In a 2015 essay in Transformative Works and Cultures, Rebecca Wanzo calls for “a new genealogy of fan studies” to begin to remedy the systemic oversight of race in fan studies. Drawing mostly from scholars who may not claim or be claimed by fan studies, Wanzo offers a genealogy of black popular culture theorists who have engaged in “black fan criticism and acafandom.”
We welcome authors who wish to build on this genealogy of black fandom scholarship or to create parallel and intersectional genealogies of fan scholarship. Recent discussion of race and fandom has addressed issues of media representations of characters of color (Warner 2015), fannish responses by and to fans of color and the conversations surrounding race in fan works (Pande 2017), and racebending and “racial revision” in fan productions (Thomas and Stornaiuolo 2016, carrington 2016).
This issue seeks to expand on these lines of investigation, and to promote new ones. The editors invite the submission of short and long scholarly essays by and about people of color who self-identify as fans (“fans of color”), and about fan communities that have formed around media characters and texts that predominantly or prominently feature characters of color (“fandoms of color”). The editors are particularly eager to review contributions that involve methodological innovation, and/or draw on sources from historical periods other than the contemporary.
As both the scholars and objects fan studies have, to date, been predominantly white, we seek work from fan scholars of every ethnicity about their own experiences, and the experiences of people of color, in and with fandom. Here are additional topics that authors might wish to explore for this special issue:
- The fannish and transformative practices of audience members of color.
- How a community of color is fannish about performers of color or about media texts that primarily feature people of color.
- How a predominantly white community is fannish about performers of color or about media texts that primarily feature people of color.
- Fans, “stans,” and stanning.
- Close readings of the performances or public personae of stars or characters of color, or of specific media texts about communities of color.
- First-person essays: what it feels like to be a fan of color, or what it feels like to be in a fandom that is mostly comprised of fans of color, or what it feels like to be a fan of an ethnic performer/text who is not the same ethnicity of that performer/text.
- Revisiting key concepts of fan studies or race/ethnicity studies in the context of fans of color/fandoms of color.
- Being a fan (or non-fan or anti-fan) of racially problematic/racist texts.
- Actors of color who play white characters or other cases of actors portraying an ethnicity other than their own.
- “White savior” texts or whitewashing in film/television casting.
- Race/ethnicity in fan casting (“racebending”).
- Diversity (or lack thereof) in awards shows.
- Black Girl Nerds or “blerds” in general.
- Fans of color in/and Diaspora, or other transnational audience communities.
- Fansubs, or other transformative/interpretive practices, and language, nationality, race/ethnicity.
- Mixed-race and racially ambiguous characters/actors.
- Ships of color, slash, and other fan fiction/art featuring characters of color.
- Interracial ships, brotps, BFFs.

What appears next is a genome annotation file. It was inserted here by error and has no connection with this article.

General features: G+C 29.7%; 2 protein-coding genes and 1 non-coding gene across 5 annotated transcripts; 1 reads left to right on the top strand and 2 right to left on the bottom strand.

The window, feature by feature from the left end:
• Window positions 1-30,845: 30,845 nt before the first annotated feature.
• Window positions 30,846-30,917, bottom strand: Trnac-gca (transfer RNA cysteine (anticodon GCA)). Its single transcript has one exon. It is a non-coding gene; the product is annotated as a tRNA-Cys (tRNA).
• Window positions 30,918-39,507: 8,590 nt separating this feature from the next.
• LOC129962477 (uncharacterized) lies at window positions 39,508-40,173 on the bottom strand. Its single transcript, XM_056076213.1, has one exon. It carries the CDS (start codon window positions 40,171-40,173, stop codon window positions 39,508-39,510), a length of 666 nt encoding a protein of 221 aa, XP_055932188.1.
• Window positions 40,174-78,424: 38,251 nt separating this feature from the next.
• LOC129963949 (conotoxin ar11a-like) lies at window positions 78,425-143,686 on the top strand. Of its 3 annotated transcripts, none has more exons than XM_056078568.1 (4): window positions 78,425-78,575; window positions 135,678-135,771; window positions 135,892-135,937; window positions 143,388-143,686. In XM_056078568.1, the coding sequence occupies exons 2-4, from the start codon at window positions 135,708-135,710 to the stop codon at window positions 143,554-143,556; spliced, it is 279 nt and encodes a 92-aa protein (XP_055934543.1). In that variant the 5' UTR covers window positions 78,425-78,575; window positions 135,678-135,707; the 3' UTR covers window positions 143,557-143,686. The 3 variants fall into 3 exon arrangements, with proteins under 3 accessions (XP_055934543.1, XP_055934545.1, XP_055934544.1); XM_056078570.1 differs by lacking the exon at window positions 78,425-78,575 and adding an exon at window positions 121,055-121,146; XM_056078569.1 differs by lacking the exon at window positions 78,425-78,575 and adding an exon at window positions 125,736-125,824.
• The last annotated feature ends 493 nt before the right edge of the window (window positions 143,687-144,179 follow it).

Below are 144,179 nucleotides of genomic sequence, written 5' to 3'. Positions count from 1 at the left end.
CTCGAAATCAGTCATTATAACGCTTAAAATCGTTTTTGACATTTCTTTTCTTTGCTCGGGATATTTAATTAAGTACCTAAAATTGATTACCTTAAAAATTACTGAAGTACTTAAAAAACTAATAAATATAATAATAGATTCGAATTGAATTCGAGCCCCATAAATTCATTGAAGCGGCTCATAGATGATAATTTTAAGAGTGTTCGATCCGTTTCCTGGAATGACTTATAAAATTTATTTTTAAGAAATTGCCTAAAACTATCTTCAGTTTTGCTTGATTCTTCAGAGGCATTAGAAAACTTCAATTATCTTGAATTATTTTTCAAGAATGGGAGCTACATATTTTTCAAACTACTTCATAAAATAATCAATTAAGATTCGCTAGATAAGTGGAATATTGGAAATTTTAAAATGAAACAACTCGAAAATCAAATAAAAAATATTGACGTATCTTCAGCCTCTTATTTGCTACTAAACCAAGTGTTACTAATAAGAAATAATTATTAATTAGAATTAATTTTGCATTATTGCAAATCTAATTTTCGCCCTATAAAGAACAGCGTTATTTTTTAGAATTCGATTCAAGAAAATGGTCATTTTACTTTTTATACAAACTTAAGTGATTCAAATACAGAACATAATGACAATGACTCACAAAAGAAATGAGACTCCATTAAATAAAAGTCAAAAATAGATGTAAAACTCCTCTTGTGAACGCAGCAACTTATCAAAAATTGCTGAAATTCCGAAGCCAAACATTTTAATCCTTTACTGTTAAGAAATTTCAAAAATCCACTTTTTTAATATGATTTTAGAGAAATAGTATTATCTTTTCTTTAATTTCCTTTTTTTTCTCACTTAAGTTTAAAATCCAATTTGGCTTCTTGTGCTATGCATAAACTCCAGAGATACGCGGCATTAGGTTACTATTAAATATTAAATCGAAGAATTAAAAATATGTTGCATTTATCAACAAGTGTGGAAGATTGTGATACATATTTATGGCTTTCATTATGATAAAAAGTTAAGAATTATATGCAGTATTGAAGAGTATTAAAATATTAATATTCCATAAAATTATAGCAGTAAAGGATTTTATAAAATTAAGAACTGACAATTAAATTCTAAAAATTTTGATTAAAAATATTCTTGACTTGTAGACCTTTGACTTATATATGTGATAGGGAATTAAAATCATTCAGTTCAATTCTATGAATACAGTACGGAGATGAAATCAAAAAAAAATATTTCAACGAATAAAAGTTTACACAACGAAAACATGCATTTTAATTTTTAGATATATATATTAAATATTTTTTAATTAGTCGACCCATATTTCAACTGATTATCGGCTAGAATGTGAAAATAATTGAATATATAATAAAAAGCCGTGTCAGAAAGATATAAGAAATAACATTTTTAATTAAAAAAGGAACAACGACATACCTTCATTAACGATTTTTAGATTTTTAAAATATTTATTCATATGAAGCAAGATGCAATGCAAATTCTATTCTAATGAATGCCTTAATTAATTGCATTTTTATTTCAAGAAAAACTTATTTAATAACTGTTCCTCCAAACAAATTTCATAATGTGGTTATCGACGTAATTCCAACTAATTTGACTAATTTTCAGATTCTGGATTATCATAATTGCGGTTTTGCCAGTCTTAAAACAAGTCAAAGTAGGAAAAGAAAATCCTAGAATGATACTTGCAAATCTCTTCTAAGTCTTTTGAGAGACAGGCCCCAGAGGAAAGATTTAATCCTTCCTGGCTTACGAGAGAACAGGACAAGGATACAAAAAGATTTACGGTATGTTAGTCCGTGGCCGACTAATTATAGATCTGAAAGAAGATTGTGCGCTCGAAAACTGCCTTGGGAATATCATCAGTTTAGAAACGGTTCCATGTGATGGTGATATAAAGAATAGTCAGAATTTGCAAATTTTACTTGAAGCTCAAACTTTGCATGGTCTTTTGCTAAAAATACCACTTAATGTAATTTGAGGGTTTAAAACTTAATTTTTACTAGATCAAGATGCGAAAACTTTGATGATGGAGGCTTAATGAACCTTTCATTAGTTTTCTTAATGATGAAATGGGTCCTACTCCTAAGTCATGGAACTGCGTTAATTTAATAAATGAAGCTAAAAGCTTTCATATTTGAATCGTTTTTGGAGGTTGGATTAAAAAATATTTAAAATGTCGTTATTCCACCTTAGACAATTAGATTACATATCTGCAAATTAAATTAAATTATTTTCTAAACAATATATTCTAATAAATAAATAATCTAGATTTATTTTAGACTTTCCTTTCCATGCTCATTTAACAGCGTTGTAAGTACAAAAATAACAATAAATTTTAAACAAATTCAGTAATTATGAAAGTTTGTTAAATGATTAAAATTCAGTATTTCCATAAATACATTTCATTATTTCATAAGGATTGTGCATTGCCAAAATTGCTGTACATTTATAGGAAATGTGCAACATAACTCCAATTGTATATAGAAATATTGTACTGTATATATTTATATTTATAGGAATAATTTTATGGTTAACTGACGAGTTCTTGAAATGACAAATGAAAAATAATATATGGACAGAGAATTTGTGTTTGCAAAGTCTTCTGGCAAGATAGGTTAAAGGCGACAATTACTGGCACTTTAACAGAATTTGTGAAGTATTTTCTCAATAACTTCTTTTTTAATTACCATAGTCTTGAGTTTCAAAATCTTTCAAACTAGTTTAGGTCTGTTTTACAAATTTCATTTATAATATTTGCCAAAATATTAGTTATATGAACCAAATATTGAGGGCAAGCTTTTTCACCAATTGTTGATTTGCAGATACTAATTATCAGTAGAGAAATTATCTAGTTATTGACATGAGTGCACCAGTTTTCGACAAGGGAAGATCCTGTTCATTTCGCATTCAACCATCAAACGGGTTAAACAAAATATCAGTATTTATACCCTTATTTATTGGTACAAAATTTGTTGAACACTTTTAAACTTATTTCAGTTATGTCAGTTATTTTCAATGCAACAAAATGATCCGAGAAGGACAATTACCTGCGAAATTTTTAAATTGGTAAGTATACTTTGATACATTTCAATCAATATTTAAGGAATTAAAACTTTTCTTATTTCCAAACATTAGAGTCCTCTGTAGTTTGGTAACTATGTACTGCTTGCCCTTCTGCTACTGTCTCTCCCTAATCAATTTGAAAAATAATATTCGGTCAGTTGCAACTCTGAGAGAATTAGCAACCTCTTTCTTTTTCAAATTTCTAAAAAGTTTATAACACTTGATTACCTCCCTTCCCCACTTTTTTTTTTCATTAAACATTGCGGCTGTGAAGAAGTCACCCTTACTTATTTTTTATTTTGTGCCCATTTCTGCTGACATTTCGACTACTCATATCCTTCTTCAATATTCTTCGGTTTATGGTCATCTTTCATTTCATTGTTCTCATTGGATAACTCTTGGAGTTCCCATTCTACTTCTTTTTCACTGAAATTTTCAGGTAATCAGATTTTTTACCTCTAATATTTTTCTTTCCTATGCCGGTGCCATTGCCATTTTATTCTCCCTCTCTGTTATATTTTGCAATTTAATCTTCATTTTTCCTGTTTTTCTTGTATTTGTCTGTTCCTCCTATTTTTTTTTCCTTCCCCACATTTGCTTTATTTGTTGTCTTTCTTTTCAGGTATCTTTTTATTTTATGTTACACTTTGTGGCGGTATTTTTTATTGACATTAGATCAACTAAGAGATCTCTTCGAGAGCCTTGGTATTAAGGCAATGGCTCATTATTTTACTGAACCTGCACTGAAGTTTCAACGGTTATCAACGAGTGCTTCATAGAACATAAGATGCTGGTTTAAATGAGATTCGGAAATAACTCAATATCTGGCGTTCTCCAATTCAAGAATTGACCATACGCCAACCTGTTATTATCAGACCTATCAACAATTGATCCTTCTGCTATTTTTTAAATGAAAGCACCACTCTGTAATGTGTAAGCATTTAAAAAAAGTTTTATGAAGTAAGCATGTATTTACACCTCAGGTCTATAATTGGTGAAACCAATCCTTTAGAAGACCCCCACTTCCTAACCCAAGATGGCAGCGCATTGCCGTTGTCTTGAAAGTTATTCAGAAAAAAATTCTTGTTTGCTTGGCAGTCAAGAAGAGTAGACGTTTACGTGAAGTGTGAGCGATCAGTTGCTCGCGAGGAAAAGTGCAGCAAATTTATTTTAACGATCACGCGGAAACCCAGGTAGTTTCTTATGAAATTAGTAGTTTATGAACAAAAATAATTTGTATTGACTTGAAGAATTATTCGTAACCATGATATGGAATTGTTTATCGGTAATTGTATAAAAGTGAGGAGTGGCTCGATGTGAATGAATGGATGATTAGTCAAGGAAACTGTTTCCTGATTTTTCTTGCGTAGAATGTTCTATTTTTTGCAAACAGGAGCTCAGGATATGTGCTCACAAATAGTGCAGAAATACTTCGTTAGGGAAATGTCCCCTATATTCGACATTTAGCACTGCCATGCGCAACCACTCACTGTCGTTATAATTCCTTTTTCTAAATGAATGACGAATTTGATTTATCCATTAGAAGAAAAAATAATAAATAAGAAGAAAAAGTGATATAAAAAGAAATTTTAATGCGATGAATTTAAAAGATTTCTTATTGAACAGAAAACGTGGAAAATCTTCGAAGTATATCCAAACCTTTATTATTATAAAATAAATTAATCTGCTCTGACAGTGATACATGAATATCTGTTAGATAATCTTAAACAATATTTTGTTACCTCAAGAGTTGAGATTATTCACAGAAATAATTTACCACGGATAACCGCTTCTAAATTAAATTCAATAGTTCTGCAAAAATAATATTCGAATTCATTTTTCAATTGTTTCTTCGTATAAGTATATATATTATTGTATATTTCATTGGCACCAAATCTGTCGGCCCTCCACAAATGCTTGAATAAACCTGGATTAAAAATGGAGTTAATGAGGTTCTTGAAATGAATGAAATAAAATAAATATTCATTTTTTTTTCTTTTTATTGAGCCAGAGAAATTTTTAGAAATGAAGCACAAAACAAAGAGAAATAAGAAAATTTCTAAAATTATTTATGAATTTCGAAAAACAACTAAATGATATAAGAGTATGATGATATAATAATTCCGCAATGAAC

- Intersections between race/ethnicity and gender, sexuality, class, nationality, and/or religion in fan communities, fan practices, or the experiences of individual fans.
- Transformative works, reception, and fandom in the scholarly fields of East Asian, South Asian, Pacific Islander, and Asian American Studies; Indigenous/First Nations Studies; Africana/Black Studies; Latinx Studies; Middle Eastern, Islamic Studies, and other fields.
carrington, andré. 2016. Speculative Blackness: The Future of Race in Science Fiction. Minneapolis: University of Minnesota Press.
Pande, Rukmini. 2017. “Squee From the Margins: Investigating the Operations of Racial/Cultural/Ethnic Identity in Media Fandom.” Ph.D. Dissertation, The University of Western Australia.
Thomas, Ebony Elizabeth and Amy Stornaiuolo. 2016. “Restorying the Self: Bending Toward Textual Justice.” Harvard Educational Review, Vol. 86, No. 3, pp. 313-338.
Wanzo, Rebecca. 2015. “African American Acafandom and Other Strangers: New Genealogies of Fan Studies.” Transformative Works and Cultures, Vol. 20. http://journal.transformativeworks.org/index.php/twc/article/view/699/538.
Warner, Kristen. 2015. The Cultural Politics of Colorblind TV Casting. New York: Routledge.
Transformative Works and Cultures (TWC, http://journal.transformativeworks.org/) is an international peer-reviewed online Gold Open Access publication of the nonprofit Organization for Transformative Works copyrighted under a Creative Commons License. TWC aims to provide a publishing outlet that welcomes fan-related topics and to promote dialogue between the academic community and the fan community. TWC accommodates academic articles of varying scope as well as other forms that embrace the technical possibilities of the Web and test the limits of the genre of academic writing.
Theory: Conceptual essays. Peer review, 6,000–8,000 words.
Praxis: Case study essays. Peer review, 5,000–7,000 words.
Symposium: Short commentary. Editorial review, 1,500–2,500 words.
Please visit TWC’s Web site (http://journal.transformativeworks.org/) for complete submission guidelines, or e-mail the TWC Editor (editor @ transformativeworks.org).
Contact guest editors Abigail De Kosnik (adekosnik @ berkeley.edu) and andré carrington (profcarrington @ drexel.edu).
March 1, 2018, for estimated March 2019 publication.